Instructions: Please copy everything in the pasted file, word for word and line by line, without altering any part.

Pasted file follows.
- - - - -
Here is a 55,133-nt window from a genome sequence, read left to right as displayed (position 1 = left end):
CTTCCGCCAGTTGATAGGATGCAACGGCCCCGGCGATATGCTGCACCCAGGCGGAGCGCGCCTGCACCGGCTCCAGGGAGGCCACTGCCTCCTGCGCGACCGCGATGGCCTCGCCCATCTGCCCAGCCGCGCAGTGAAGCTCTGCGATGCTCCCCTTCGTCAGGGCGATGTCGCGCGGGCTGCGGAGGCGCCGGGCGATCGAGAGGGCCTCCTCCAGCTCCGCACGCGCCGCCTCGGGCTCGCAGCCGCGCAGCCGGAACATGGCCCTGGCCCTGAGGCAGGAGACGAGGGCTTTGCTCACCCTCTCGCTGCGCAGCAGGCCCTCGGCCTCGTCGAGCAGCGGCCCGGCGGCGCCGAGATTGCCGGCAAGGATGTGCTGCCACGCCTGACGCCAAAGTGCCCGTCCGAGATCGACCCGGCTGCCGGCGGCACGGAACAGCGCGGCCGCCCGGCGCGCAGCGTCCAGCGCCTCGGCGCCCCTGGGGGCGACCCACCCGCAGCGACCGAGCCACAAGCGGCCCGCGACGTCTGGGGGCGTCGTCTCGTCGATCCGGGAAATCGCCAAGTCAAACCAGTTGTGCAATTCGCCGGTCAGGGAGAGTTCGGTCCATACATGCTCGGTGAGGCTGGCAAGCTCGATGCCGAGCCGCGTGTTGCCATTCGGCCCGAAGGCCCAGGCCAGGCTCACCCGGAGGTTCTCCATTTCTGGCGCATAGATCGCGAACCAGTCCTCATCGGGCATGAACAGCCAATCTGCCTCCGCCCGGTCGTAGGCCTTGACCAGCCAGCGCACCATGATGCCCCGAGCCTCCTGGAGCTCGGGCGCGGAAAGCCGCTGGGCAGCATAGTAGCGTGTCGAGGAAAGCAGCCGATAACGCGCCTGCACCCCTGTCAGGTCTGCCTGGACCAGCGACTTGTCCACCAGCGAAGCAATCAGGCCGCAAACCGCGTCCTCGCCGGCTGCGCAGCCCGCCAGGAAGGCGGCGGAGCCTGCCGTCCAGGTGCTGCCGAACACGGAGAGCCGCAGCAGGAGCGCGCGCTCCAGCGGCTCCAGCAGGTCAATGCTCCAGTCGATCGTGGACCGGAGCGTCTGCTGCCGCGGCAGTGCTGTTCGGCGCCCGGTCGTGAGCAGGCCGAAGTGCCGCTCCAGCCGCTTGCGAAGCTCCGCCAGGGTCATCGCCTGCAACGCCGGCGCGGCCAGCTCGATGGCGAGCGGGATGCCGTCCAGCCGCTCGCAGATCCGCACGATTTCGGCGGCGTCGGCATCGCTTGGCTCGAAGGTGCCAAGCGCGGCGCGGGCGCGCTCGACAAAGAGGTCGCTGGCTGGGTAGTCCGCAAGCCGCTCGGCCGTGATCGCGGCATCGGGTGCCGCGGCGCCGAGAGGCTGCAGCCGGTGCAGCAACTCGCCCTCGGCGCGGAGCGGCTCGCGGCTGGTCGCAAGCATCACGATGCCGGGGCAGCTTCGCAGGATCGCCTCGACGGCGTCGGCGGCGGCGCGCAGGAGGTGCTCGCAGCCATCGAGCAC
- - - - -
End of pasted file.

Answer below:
Here is a 55,133-nt window from a genome sequence, read left to right as displayed (position 1 = left end):
CTTCCGCCAGTTGATAGGATGCAACGGCCCCGGCGATATGCTGCACCCAGGCGGAGCGCGCCTGCACCGGCTCCAGGGAGGCCACTGCCTCCTGCGCGACCGCGATGGCCTCGCCCATCTGCCCAGCCGCGCAGTGAAGCTCTGCGATGCTCCCCTTCGTCAGGGCGATGTCGCGCGGGCTGCGGAGGCGCCGGGCGATCGAGAGGGCCTCCTCCAGCTCCGCACGCGCCGCCTCGGGCTCGCAGCCGCGCAGCCGGAACATGGCCCTGGCCCTGAGGCAGGAGACGAGGGCTTTGCTCACCCTCTCGCTGCGCAGCAGGCCCTCGGCCTCGTCGAGCAGCGGCCCGGCGGCGCCGAGATTGCCGGCAAGGATGTGCTGCCACGCCTGACGCCAAAGTGCCCGTCCGAGATCGACCCGGCTGCCGGCGGCACGGAACAGCGCGGCCGCCCGGCGCGCAGCGTCCAGCGCCTCGGCGCCCCTGGGGGCGACCCACCCGCAGCGACCGAGCCACAAGCGGCCCGCGACGTCTGGGGGCGTCGTCTCGTCGATCCGGGAAATCGCCAAGTCAAACCAGTTGTGCAATTCGCCGGTCAGGGAGAGTTCGGTCCATACATGCTCGGTGAGGCTGGCAAGCTCGATGCCGAGCCGCGTGTTGCCATTCGGCCCGAAGGCCCAGGCCAGGCTCACCCGGAGGTTCTCCATTTCTGGCGCATAGATCGCGAACCAGTCCTCATCGGGCATGAACAGCCAATCTGCCTCCGCCCGGTCGTAGGCCTTGACCAGCCAGCGCACCATGATGCCCCGAGCCTCCTGGAGCTCGGGCGCGGAAAGCCGCTGGGCAGCATAGTAGCGTGTCGAGGAAAGCAGCCGATAACGCGCCTGCACCCCTGTCAGGTCTGCCTGGACCAGCGACTTGTCCACCAGCGAAGCAATCAGGCCGCAAACCGCGTCCTCGCCGGCTGCGCAGCCCGCCAGGAAGGCGGCGGAGCCTGCCGTCCAGGTGCTGCCGAACACGGAGAGCCGCAGCAGGAGCGCGCGCTCCAGCGGCTCCAGCAGGTCAATGCTCCAGTCGATCGTGGACCGGAGCGTCTGCTGCCGCGGCAGTGCTGTTCGGCGCCCGGTCGTGAGCAGGCCGAAGTGCCGCTCCAGCCGCTTGCGAAGCTCCGCCAGGGTCATCGCCTGCAACGCCGGCGCGGCCAGCTCGATGGCGAGCGGGATGCCGTCCAGCCGCTCGCAGATCCGCACGATTTCGGCGGCGTCGGCATCGCTTGGCTCGAAGGTGCCAAGCGCGGCGCGGGCGCGCTCGACAAAGAGGTCGCTGGCTGGGTAGTCCGCAAGCCGCTCGGCCGTGATCGCGGCATCGGGTGCCGCGGCGCCGAGAGGCTGCAGCCGGTGCAGCAACTCGCCCTCGGCGCGGAGCGGCTCGCGGCTGGTCGCAAGCATCACGATGCCGGGGCAGCTTCGCAGGATCGCCTCGACGGCGTCGGCGGCGGCGCGCAGGAGGTGCTCGCAGCCATCGAGCAC